Dried rose is also used as a blend – with green tea. The mixture doubles the health benefits and enhances the taste a bit. To give it a try, mix 1/2 tbsp. green tea and 1/2 tbsp. dried rose and follow the procedure above.
Please go to the following wonderful links from my Persian Food Bloggers for #Norooz1396 or #Norooz2017. Have a wonderful Spring; Happy Norooz!!
Parisa’s Kitchen: Pichagh-Gheimeh
Coco in the Kitchen: Yakh dar Behesht
Lab Noon: Herby Pilaf and Turmeric Fried Fish (Sabzi Polo ba Mahi)
That time of the year again, around spring and Persian New year, Norooz – the perfect time to find the motivation to write, to post, and to cherish and share the wonderful moments where people, plants and beautiful customs come to a renewed life one more time. Below is a selection of pictures taken by my sister, in several Iranian cities, including Shiraz, Yazd, Booshehr, Dargahan and Tehran, during the months of March to April 2016.
With the spring just three days away, here I am again celebrating the arrival of the much cherished Persian New year, Norooz, along with some 187 million other people in 15 countries across the globe, including a handful of my good talented Persian Food Bloggers – this time with a rather sophisticated Persian dish, a Southern Iran’s specialty called ghlayeh mahi, a spicy, thick fish stew. #PersianFoodBloggers, #PFBNorooz
Norooz which marks the beginning of the official calendar year in Iran and Afghanistan coincides with the Vernal Equinox, as you might know – this spring on Sun 21 March 2016 at 8:00 AM Iran time ( 12:30 AM Montreal time, where I live). Norooz is also the most cherished tradition observed and honored by people of different ethnic, religious and cultural backgrounds inside and outside Iran. If you are interested to get a bit more familiar with Norooz traditions from a personal point of view, I urge you to visit my Norooz post from last year roundup, or watch a short colorful video clip from a few years back. Read the rest of this entry »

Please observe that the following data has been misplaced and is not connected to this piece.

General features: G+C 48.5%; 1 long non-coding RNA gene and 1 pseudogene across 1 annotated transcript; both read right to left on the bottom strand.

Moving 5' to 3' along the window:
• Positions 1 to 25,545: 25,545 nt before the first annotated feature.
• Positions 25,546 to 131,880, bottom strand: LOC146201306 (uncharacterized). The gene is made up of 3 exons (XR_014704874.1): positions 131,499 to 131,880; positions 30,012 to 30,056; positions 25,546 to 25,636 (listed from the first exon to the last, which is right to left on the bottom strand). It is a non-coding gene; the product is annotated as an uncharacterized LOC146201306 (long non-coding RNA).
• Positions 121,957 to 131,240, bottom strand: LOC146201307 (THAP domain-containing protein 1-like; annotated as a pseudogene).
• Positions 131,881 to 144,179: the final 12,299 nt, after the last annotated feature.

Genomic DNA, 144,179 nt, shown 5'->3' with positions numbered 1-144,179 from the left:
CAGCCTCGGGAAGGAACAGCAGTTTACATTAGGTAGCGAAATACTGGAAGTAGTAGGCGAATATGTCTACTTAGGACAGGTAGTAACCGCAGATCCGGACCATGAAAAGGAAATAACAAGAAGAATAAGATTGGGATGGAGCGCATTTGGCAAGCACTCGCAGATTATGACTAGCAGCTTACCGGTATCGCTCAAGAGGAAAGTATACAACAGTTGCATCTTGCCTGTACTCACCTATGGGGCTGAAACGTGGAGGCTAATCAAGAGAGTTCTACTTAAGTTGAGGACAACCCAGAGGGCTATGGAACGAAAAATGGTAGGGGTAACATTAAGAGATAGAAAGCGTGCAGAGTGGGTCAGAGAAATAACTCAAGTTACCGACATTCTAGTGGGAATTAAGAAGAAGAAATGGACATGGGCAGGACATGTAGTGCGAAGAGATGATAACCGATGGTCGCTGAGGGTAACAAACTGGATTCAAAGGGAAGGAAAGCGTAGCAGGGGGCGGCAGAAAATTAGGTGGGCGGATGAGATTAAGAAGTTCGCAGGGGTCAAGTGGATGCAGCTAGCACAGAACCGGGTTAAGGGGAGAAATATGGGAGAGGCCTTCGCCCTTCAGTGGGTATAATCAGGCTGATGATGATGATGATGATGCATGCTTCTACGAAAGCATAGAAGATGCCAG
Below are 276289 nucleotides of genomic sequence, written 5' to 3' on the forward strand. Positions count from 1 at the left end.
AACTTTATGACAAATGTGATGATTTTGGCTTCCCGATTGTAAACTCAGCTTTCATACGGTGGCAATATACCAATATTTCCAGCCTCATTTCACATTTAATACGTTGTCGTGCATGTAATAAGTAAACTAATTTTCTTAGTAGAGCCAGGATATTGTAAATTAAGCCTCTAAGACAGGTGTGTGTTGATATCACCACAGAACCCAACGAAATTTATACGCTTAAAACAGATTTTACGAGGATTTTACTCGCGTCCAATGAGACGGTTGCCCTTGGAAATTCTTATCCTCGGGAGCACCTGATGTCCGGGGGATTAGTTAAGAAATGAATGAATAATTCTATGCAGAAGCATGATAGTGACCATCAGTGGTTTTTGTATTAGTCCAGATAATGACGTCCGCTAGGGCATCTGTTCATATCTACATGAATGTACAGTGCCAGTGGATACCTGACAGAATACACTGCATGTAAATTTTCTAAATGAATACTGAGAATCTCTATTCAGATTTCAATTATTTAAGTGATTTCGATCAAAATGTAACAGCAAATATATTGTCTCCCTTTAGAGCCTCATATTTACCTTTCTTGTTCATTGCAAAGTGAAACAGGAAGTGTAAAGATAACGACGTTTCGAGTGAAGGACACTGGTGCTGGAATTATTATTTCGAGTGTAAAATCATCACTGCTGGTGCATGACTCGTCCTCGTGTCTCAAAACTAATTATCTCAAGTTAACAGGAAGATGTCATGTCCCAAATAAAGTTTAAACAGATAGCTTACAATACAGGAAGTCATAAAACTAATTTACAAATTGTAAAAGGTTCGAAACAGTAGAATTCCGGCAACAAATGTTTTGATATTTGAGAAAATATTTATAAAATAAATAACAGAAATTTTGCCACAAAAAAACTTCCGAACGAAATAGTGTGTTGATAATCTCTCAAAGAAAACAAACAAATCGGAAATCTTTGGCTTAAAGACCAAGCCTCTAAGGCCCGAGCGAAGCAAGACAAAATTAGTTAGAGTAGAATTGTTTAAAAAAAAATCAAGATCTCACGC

Here are two absolutely healthy simple yet delicious sides/salads to go with any Holiday dishes. Let’s get into them without further ado
From the sunset in the last day of autumn (Dec 20th) till sunrise in the first day of winter (Dec 21st) we have practically the longest night of the year in the northern hemisphere. And from then on, very gradually, days get longer until we hit the summer solstice six months later
Iranians mark “the longest and darkest night of the year” as Yalda, and have special rituals for it as they often do with other major celestial moments, namely Norooz, Persian New year on Spring Equinox and Mehregan, Persian Thanksgiving Festival around Fall Equinox
Loving Fall-color vegetables? Feeling cozy with the promise of snow in the air and the desire of a steaming potage to go with it? Well then, let us get started with some inspirations (and instructions) for some hearty, easy, spicy blended thick soups. Remember, you could absolutely use your intuitions and creativity with the types and amount of vegetables and seasoning. Here is my take though.